A driven mount has value but when it comes to pincushion, it's really only apparent when scanning the sky.  If the scope is just left to drift, the process is very slow, in a 12 inch F/5 like the OP's, it has a 1.3 degree TFOV and it will take at least 5 minutes to drift across the field.  

 

If you are scanning, whether it's by hand or with the mount, the effect of the pincushion will be about the same.  

 

Personally, it doesn't bother me.

 

Jon


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#13 SeattleScott

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Posted 16 April 2021 - 12:45 AM

Agreed, pincushion is a panning issue not a tracking issue. Getting a goto scope could solve the problem, but not just a motor drive.

Scott

#14 HellsKitchen

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Posted 16 April 2021 - 06:30 AM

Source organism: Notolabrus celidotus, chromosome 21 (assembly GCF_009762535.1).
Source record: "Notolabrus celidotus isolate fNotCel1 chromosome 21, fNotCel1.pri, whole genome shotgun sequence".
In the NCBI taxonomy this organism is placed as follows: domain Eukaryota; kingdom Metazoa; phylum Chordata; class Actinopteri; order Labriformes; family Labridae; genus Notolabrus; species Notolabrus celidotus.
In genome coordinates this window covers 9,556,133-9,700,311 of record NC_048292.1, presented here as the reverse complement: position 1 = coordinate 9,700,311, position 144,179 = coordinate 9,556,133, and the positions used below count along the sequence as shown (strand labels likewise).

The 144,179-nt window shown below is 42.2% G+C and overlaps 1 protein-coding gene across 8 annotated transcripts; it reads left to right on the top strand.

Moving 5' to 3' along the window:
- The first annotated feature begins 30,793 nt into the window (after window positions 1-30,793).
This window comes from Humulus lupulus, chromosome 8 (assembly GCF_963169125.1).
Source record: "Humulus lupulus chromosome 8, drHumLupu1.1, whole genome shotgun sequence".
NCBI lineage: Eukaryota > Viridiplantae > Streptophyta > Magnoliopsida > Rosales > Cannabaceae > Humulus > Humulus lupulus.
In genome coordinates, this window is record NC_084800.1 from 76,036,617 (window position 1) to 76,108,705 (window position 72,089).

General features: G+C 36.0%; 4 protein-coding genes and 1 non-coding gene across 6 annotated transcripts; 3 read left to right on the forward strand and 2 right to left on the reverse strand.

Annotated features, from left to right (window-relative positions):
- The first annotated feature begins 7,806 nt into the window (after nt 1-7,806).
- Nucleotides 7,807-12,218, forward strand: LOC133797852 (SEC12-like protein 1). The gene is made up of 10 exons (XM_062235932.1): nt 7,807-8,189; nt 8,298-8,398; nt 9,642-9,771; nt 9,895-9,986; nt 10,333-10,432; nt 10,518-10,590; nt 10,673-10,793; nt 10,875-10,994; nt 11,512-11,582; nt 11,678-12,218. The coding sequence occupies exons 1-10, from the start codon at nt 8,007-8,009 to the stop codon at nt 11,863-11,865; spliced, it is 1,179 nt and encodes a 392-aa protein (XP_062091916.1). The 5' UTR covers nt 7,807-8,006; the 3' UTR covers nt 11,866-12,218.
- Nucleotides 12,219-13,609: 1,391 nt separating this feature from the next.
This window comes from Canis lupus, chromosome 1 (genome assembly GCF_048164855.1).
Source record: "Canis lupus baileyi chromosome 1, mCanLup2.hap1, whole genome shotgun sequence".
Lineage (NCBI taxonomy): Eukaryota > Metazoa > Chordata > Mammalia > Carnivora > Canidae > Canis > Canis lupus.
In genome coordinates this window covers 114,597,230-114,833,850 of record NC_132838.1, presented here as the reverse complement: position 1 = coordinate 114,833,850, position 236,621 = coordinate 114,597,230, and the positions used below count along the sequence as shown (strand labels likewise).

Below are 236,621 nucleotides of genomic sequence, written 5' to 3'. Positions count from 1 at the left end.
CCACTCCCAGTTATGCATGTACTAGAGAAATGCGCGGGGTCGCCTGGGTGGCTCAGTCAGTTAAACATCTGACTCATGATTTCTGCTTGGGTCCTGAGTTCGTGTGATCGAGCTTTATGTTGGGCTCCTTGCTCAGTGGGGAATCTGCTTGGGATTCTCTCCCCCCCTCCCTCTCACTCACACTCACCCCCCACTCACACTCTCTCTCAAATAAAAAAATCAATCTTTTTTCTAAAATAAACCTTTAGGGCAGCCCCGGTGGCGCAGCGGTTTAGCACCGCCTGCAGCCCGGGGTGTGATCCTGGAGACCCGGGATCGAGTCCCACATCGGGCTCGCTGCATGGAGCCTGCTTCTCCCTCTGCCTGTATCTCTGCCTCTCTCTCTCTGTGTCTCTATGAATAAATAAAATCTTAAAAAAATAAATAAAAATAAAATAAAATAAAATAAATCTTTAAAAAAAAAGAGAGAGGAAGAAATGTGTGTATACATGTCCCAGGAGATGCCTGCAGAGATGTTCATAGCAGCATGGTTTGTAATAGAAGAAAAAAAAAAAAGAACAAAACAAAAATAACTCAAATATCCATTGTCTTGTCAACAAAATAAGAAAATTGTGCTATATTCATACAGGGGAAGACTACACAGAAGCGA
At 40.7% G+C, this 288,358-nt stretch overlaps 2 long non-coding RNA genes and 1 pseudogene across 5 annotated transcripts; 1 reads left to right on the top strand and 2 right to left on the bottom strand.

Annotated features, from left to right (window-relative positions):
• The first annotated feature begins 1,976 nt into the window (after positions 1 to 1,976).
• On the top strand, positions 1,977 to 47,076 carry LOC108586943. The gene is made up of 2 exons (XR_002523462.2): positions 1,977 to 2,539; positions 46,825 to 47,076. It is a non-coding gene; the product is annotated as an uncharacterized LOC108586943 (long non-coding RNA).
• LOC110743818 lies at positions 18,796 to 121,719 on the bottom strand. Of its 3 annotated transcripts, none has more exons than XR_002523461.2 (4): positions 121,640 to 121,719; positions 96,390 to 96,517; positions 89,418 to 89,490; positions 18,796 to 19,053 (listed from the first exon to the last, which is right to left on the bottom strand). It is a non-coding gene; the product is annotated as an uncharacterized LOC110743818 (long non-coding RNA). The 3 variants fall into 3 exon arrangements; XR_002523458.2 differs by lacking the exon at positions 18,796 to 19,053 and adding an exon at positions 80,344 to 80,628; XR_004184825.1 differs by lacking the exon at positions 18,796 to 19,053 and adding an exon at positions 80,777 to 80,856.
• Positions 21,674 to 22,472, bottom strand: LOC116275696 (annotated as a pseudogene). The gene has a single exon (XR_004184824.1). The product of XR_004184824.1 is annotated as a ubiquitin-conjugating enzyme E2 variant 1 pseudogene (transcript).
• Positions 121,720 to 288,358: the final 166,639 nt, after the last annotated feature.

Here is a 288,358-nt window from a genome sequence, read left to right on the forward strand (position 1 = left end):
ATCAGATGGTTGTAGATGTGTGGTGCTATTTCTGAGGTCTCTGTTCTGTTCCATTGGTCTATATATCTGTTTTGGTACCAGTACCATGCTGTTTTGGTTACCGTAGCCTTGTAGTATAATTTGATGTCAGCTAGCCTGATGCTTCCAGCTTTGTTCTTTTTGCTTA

Alright, so tonight I tried the 26 Nagler in my 72mm f/6 WO refractor. It's safe to say that I am now sold. Beautiful, beautiful widefields of the Milky Way. Eta Carina was exquisite. The carbon star next to Beta Crucis clearly showed its colour. Almost the entire LMC fits in the field, and with a  UHC, covered in knots. Stars really are crisp essentially right to the edge, only the FC from the refractor means a tiny bit of refocusing required from the centre to the edge. Somehow the pincushion was less pronounced, perhaps I'm already getting conditioned or the removal of coma lessened the effect. The 82* field is very nice, feels natural. 

 

Using the refractor tonight also made it clear how much coma is in an F/5 newtonian, it just was never as apparent before because I was using narrower field eyepieces. I think I just mistakenly blamed some of it as pincushion in the eyepiece. Simply trying a different scope can answer many questions.

 

The paracorr will definitely be mandatory on my 12". Thanks for the help guys, and Don, areyoukiddinme, for the paracorr tutorial. waytogo.gif


Edited by HellsKitchen, 16 April 2021 - 06:30 AM.

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#15 SandyHouTex

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Posted 16 April 2021 - 09:07 AM